And after 30 minutes, a high clean interval could be triggered (if in a high dust environment), with nine puffs of dust in 10-second intervals, if necessary continuously until you're out of the dust?

I presume that this comes with a loss of average engine power output, as it would alternate between 1500 and 1400 rpm?

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22 minutes ago, Ssnake said:

So, in low clean mode, 27 puffs of dust every 15 minutes?

Or are the solenoids fired so rapidly that it appears as a single puff (as seen in the video)?

1 solenoid fires every 10 seconds, which there are 9 solenoids for 3 times a cycle. Then the cycle starts again after 15 minutes.

And after 30 minutes, a high clean interval could be triggered (if in a high dust environment), with nine puffs of dust in 10-second intervals, if necessary continuously until you're out of the dust? Until the vacuum reaches a safe operating level.

I presume that this comes with a loss of average engine power output, as it would alternate between 1500 and 1400 rpm? No power is lost from the engine.

 

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38 minutes ago, Ssnake said:

SOME power loss appears inevitable if you reverse the air flow...

Its just extra air that the compressors do not need, The air is reverse through the bleed valve then would be compressed back through if needed. BTW that butterfly valve is a pain to replace

 

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On 1/3/2019 at 6:55 PM, Damian90 said:

These were not done in Sweden, this is first thing, and neither Swedes exactly knew what was inside these models. And as you can see it clearly says about "Swedish armor" in these test modules, not US armor, be it Heavy Armor Package or something else.

 

The claim has been made that the Swedes had planned to have a wedge type armor on the turret of their M1A2. That the Export Armor package which is also claimed to be the equivalent to HAP-2 was not able to get sufficient protection over 700mm across the frontal arc with out the addition of the wedge type armor.

 

I don't see any evidence of this.  Is there anything to support this claim.

 

IMHO It doesn't appear to be the case as the protection profile of the M1A2 with the Swedish armor was worse then the Leo-2 with it, with greater LOS on the passive armor 860mm vs 930-950mm LOS.

 

 

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3 hours ago, EasyE said:

 

The claim has been made that the Swedes had planned to have a wedge type armor on the turret of their M1A2. That the Export Armor package which is also claimed to be the equivalent to HAP-2 was not able to get sufficient protection over 700mm across the frontal arc with out the addition of the wedge type armor.

 

I don't see any evidence of this.  Is there anything to support this claim.

 

IMHO It doesn't appear to be the case as the protection profile of the M1A2 with the Swedish armor was worse then the Leo-2 with it, with greater LOS on the passive armor 860mm vs 930-950mm LOS.

 

 

As far as I know, Swedes never actually got real data from US, nor from France. Heck Frenchmen claims that Swedes just madeup armor data on their own, at least for Leclerc.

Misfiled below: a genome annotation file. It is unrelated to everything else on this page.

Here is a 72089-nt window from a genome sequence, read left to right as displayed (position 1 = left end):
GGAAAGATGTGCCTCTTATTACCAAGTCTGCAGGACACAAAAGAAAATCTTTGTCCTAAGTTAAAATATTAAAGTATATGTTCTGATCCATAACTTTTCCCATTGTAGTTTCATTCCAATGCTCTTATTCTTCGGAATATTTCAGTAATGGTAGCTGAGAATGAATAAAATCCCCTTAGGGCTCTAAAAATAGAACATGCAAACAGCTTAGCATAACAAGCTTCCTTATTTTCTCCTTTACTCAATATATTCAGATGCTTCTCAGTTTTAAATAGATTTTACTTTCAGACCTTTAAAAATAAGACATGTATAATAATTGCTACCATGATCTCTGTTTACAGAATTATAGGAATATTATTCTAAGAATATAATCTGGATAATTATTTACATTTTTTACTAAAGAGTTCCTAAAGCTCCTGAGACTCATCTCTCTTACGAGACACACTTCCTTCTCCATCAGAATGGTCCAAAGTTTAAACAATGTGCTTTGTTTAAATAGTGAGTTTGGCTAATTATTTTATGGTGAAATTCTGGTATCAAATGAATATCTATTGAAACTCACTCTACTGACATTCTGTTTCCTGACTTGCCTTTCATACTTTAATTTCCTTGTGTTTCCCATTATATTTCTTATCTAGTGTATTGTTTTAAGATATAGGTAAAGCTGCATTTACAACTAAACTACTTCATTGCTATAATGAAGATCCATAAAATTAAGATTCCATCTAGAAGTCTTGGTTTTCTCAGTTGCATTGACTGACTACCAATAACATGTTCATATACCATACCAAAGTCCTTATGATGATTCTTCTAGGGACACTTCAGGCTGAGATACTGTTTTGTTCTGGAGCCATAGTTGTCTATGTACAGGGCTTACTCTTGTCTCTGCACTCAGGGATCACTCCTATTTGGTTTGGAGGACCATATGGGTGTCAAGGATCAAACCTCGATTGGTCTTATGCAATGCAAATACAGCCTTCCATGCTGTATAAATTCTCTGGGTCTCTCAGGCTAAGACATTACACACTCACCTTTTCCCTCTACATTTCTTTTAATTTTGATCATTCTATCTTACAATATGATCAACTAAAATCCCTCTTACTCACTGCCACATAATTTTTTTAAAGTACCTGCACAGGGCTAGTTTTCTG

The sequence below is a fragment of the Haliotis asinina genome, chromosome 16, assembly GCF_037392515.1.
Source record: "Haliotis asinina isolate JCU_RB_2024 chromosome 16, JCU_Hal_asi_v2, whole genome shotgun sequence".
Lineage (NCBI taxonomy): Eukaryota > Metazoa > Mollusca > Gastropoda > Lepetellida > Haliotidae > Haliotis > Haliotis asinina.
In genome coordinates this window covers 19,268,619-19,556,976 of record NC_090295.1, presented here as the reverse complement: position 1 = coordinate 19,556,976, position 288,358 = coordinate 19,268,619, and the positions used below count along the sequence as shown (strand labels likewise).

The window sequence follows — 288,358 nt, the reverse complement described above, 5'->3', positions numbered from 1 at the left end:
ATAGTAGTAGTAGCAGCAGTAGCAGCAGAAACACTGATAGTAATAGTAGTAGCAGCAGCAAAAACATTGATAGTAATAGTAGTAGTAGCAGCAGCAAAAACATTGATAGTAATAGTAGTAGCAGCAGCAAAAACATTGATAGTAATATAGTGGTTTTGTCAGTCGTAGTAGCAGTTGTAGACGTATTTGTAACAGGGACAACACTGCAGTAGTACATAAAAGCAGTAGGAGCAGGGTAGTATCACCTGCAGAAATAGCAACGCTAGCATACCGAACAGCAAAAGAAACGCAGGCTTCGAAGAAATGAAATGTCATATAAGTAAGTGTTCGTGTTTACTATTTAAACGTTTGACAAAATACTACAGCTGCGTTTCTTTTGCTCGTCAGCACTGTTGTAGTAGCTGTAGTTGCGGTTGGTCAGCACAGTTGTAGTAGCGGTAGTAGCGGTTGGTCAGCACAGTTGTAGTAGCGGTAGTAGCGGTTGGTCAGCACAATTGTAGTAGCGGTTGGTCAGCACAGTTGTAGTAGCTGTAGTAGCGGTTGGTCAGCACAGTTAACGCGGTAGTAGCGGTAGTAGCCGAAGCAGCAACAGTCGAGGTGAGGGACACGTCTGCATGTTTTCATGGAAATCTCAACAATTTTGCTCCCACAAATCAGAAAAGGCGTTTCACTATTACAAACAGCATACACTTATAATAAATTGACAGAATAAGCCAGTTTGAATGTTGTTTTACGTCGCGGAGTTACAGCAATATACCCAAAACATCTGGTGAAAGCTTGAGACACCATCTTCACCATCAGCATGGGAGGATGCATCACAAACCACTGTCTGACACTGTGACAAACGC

And no, Export Armor Package definately is not equivalent to Heavy Armor Package, neither 1st, 2nd or 3rd generation.

But yeah it seems that the entire thing is very, very fishy... I would say extremely fishy.

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On 2/9/2019 at 5:24 PM, Damian90 said:

As far as I know, Swedes never actually got real data from US, nor from France. Heck Frenchmen claims that Swedes just madeup armor data on their own, at least for Leclerc.

And no, Export Armor Package definately is not equivalent to Heavy Armor Package, neither 1st, 2nd or 3rd generation.

But yeah it seems that the entire thing is very, very fishy... I would say extremely fishy.

 

I think too much certainty is being drawn from it. It gives us some good insight into German armor packages against monoblock rounds (also the T-80U).  However if that is vague. B-level and C-Level are rather clear armor inserts.  Where I find confusion is the nature of the D armor packages. D-1/2/3, what exactly are these referring to? Are these inserts? Or Inserts plus NERA Wedge armor. Or differnt combos of each. D-1 say is B-Level plus wedge D-2 C level plus wedge, and D-3 a new insert plus wedge? Or different inserts more optimized more against CE? 

 

Seems to be that B-level tech is rough equal to  about BRL-1,  C is BRL-2,  HAP-1/2 around D-2./3... EAP around D-2. 

 

Seems to be a rush for answers by those on the internet.. rather then to figure out what questions to ask first..

 

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23 minutes ago, EasyE said:

 

I think too much certainty is being drawn from it. It gives us some good insight into German armor packages against monoblock rounds (also the T-80U).  However if that is vague. B-level and C-Level are rather clear armor inserts.  Where I find confusion is the nature of the D armor packages. D-1/2/3, what exactly are these referring to? Are these inserts? Or Inserts plus NERA Wedge armor. Or differnt combos of each. D-1 say is B-Level plus wedge D-2 C level plus wedge, and D-3 a new insert plus wedge? Or different inserts more optimized more against CE?